Who Has To Do What In Europe

Together with growth forecasts for the EU, ranging from 1.9% to 2% in 2016 and rising to 2.1% in 2017, the European Comission recently mentioned in its annual growth survey the possibility of making the Stability Pact more flexible. They also highlighted the main macro imbalances of each member state.

As Afi analysts point out, the EC believes that the risk of having entered into a long period of low growth, combined with low inflation, “must be fought” mainly by those countries prepared to promote investment. And they talk explicitly about Germany and The Netherlands.

The Eurozone has registered one of the world’s highest surpluses in value terms. For 2015, estimates stand at €390 Bn, equivalent to 3.7% of GDP. The main part of the surplus is concentrated in Germany and The Netherlands – their contribution to the Eurozone’s total surplus stands at 2.5% and 0.7% respectively – and to a lesser extent in Italy with 0.4%. Experts say:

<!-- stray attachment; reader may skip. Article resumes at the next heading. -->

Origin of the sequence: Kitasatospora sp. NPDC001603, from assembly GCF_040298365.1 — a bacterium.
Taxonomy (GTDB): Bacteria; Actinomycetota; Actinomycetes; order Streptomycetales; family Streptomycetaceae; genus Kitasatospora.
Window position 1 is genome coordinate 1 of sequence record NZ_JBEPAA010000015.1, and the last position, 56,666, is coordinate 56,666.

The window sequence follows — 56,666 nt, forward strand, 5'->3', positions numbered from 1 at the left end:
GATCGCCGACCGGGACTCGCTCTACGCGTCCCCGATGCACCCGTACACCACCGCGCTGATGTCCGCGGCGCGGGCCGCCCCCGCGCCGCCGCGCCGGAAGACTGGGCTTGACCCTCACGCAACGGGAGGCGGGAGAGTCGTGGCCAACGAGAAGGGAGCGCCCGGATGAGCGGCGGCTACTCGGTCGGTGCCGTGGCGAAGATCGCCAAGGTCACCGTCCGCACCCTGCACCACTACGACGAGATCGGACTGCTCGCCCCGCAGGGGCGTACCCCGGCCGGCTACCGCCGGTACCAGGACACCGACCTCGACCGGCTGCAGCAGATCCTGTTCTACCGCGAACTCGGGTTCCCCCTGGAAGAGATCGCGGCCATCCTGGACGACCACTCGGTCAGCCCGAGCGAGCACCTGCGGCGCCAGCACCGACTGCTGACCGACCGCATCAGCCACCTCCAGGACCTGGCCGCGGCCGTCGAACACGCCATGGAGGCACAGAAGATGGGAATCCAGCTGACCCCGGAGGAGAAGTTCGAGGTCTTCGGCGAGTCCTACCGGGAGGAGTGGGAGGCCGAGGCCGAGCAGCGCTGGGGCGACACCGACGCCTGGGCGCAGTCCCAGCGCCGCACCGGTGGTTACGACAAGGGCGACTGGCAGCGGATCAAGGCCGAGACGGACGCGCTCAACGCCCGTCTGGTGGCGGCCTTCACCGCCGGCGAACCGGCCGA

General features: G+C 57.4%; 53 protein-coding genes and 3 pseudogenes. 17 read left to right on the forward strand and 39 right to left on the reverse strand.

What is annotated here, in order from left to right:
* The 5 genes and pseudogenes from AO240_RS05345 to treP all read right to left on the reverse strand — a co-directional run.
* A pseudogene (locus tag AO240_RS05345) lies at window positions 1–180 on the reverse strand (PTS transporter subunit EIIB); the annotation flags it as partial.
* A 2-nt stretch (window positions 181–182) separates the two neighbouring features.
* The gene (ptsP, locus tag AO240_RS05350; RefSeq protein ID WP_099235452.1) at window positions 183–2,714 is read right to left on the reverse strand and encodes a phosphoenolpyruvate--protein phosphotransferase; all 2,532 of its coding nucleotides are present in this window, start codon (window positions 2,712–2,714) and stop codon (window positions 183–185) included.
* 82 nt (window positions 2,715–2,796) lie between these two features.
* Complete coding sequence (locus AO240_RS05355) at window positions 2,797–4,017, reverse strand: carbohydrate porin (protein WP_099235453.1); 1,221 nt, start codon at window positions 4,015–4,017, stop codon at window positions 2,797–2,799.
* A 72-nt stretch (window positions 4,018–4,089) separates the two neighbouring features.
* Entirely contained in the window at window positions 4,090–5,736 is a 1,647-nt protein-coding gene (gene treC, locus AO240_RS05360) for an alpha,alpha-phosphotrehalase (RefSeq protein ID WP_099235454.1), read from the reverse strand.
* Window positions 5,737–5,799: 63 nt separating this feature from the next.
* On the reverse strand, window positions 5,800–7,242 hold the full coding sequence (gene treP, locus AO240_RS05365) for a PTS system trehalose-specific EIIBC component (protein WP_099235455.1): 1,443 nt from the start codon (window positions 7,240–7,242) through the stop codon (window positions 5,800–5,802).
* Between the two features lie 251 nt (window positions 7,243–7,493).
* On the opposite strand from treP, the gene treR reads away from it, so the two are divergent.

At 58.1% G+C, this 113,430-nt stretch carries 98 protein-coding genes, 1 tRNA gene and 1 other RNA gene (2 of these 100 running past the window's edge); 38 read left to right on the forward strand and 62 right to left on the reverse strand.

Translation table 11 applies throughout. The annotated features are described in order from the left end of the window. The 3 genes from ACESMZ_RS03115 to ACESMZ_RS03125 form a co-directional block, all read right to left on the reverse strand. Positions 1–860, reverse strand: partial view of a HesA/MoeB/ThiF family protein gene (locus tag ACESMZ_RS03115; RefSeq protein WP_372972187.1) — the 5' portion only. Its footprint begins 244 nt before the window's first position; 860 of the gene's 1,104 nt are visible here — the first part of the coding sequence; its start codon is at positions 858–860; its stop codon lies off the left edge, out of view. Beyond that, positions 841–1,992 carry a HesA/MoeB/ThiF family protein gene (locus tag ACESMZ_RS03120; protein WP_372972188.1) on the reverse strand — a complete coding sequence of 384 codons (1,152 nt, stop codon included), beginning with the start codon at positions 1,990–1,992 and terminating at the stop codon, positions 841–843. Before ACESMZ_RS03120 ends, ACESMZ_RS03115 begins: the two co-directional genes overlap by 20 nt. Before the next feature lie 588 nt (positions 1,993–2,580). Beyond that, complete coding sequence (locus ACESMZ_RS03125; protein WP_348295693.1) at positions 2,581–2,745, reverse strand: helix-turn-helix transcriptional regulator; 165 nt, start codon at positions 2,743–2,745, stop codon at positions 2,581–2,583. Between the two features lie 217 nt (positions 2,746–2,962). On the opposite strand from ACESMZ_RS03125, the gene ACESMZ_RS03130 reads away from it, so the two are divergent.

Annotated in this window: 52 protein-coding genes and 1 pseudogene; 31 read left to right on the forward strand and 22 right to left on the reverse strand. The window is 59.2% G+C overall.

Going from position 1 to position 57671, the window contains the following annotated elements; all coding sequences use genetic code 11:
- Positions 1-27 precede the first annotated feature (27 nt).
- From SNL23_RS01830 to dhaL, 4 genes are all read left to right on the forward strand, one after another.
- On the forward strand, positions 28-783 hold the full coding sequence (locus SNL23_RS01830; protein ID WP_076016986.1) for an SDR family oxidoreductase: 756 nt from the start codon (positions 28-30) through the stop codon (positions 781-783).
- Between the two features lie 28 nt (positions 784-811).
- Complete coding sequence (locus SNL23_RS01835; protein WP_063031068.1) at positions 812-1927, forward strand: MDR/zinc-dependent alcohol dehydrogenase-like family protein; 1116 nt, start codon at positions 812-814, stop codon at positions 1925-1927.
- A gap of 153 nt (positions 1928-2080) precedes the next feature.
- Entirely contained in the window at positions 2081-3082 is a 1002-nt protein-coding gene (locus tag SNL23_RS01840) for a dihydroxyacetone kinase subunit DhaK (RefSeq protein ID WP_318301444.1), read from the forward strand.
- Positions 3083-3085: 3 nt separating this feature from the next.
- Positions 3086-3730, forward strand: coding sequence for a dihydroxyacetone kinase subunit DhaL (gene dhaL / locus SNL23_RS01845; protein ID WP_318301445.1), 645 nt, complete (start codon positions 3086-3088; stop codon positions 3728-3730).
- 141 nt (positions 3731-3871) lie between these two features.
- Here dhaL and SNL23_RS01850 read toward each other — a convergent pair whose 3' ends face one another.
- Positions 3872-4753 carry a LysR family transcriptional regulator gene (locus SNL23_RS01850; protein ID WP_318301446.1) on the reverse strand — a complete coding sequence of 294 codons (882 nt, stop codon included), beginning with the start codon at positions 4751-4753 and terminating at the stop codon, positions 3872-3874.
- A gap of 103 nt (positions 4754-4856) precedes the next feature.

“The European Comission hopes that once the oil price effect disappears, internal demand strengthens and export growth slows, the Eurozone’s balance of trade surplus should stop expanding or even start to narrow in 2017.”

As far as Spain goes, the Comission is concerned about its external debt, as well as the insufficient deleveraging of households and companies, the stabilisation of public debt and the labour market’s slow adjustment. Analysts at Afi explain that:

“The excessive levels of debt affect households and SMEs, as well as the public finances of the euro area as a whole, hindering investment and consumption dynamics. Deleveraging gets reduced but very slowly. According to Eurostat, household debt and that of non-financial companies has dropped from 63.1% and 81.9% of GDP, respectively, in 2009 to 59.7% and 79.5% in 2015.”

In the case of both France and Italy, concerns are focused on competitiveness and public indebtedness, mainly taking into account that both are developing within a context of low growth and inflation.